Al-Nusra Front snatches weapons from hands of US-trained Syria rebels
WASHINGTON - The Pentagon on Friday said a group of US-trained Syrian rebels had handed over ammunition and equipment to Al-Qaeda's affiliate in the country, the Al-Nusra Front, purportedly in exchange for safe passage.
The startling acknowledgement contrasted with earlier Pentagon denials of reports that some fighters had either defected or handed over gear.
"Unfortunately, we learned late today that the NSF (New Syrian Forces) unit now says it did in fact provide six pickup trucks and a portion of their ammunition to a suspected Al-Nusra Front (group)," Pentagon spokesman Captain Jeff Davis said.
Colonel Patrick Ryder, a spokesman for Central Command (CENTCOM), which is overseeing efforts against the Islamic State group in Iraq and Syria, said the fighters had handed over the gear in exchange for safe passage in the Al-Nusra operating area.
"If accurate, the report of NSF members providing equipment to Al-Nusra Front is very concerning and a violation of Syria train-and-equip program guidelines," Ryder said.
Ryder added that the pickup vehicles and ammunition represented about 25 percent of the equipment issued to the group by the US-led coalition.
"We are using all means at our disposal to look into what exactly happened and determine the appropriate response," Ryder said.
A defense official said that according to the rebels, there had not been any defections, but he stressed: "We only know what they have told us."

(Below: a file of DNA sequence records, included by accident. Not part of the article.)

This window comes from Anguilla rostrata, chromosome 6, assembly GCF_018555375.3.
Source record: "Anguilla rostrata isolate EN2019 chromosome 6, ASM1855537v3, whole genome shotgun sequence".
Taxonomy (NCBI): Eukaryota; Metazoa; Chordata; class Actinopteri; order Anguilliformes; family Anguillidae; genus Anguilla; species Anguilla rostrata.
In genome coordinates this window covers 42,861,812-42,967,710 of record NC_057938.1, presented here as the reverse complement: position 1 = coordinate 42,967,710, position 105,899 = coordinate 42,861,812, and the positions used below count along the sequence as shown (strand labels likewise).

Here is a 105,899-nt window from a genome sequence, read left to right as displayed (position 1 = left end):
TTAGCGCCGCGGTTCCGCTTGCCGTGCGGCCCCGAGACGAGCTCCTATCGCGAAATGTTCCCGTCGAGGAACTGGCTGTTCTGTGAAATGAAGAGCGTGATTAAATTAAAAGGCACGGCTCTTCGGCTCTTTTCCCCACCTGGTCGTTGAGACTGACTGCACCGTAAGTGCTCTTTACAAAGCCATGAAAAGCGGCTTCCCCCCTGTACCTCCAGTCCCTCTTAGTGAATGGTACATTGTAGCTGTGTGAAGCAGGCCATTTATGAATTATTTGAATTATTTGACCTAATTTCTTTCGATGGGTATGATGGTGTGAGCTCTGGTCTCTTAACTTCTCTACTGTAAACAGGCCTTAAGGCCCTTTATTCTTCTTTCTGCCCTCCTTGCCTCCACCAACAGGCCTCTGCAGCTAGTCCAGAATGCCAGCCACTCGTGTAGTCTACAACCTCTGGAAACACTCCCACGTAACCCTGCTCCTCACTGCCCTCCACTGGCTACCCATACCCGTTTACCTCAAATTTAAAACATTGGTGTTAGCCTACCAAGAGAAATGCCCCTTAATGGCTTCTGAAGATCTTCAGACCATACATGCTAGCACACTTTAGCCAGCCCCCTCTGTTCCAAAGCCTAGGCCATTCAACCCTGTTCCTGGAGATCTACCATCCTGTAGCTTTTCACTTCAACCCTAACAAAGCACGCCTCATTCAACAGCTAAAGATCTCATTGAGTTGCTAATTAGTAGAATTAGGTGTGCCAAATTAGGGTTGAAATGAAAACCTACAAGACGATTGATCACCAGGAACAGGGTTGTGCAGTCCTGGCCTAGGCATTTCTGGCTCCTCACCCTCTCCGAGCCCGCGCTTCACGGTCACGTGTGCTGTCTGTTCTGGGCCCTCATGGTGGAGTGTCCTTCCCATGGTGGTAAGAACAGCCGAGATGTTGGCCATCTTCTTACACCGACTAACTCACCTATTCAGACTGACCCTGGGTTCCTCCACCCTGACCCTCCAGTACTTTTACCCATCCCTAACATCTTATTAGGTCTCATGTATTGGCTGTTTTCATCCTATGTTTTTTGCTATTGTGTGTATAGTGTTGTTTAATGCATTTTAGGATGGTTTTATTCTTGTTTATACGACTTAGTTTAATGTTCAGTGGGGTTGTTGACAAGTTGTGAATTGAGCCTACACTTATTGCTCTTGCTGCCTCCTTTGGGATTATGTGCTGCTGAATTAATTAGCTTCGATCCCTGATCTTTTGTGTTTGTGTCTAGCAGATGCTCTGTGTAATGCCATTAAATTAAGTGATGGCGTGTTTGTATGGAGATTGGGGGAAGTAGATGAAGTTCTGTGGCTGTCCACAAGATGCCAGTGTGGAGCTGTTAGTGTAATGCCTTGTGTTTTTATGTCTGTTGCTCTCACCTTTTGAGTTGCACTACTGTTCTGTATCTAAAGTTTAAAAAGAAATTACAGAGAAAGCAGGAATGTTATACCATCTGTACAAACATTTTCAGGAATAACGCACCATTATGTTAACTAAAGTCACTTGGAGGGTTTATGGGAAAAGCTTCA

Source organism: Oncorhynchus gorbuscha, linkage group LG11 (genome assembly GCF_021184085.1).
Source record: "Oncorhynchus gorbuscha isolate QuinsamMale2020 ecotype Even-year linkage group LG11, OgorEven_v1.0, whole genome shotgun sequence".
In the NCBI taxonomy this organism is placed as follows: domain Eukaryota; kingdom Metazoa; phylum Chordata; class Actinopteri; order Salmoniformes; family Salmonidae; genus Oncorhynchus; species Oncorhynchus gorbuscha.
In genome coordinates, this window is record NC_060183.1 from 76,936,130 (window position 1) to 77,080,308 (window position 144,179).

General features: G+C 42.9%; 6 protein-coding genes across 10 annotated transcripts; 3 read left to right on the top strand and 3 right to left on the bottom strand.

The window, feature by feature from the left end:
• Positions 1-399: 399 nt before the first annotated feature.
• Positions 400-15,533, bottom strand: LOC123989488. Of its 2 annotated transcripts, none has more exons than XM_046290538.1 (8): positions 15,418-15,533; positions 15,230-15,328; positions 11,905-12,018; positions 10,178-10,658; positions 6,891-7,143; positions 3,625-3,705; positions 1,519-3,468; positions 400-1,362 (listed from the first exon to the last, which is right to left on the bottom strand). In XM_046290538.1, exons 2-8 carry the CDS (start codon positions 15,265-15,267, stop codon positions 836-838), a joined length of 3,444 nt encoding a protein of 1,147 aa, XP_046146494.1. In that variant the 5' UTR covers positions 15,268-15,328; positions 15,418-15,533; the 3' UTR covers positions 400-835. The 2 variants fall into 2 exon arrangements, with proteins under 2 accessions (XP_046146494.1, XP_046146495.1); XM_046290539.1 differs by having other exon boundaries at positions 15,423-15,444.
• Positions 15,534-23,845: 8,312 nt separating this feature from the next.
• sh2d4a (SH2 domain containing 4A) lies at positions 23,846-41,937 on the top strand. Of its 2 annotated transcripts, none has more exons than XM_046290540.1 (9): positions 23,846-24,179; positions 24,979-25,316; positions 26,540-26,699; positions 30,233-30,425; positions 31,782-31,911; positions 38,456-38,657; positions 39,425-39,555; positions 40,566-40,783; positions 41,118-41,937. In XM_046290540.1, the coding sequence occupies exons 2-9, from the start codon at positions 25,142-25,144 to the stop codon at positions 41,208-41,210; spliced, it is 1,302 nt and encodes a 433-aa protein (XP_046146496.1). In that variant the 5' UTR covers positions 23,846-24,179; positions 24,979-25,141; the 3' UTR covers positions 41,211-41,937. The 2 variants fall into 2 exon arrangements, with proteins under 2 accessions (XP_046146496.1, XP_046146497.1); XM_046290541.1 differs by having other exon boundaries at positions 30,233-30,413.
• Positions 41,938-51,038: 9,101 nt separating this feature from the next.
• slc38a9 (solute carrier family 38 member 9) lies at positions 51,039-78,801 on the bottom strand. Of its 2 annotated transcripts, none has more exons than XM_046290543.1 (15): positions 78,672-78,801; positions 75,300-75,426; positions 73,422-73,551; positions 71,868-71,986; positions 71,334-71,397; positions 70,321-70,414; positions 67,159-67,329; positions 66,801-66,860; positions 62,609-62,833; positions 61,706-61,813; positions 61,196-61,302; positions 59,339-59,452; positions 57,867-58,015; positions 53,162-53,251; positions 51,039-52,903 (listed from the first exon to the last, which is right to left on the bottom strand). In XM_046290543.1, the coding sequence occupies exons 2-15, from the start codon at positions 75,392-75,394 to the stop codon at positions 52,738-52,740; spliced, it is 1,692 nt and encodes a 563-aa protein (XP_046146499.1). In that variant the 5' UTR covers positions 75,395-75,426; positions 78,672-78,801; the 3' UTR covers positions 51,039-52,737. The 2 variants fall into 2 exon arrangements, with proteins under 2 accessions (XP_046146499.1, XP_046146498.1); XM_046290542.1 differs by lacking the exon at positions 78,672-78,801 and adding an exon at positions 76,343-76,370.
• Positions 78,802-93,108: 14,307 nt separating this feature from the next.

The development is another embarrassing setback for the US effort to "train and equip" moderate Syrian rebels to fight Islamic State jihadists in Syria.
The $500-million program originally aimed to ready around 5,400 vetted fighters a year for three years but problems finding suitable candidates have seen only a fraction getting trained.
The first graduates, who made up a group of 54 fighters, were attacked by Al-Nusra in July and the Pentagon isn't sure what happened to them all. At least one was killed.
The second group, consisting of about 70 rebels, were sent back to Syria last weekend and reports began circulating on Twitter soon after that they had either defected or handed over equipment.
Last week, before the insertion of the new fighters, the US general overseeing efforts against ISIS drew disbelief from senior lawmakers when he told them only "four or five" US-trained rebels were on the ground fighting in Syria.
Unwilling to commit US ground troops in the region, the Obama administration in January launched the train-and-equip mission for Syrian opposition fighters as part of a broader push to work with locals there and in Iraq.
The program has faltered, with many would-be fighters failing the strict screening process. The troops are being trained as part of the US-led fight against Islamic State in the region.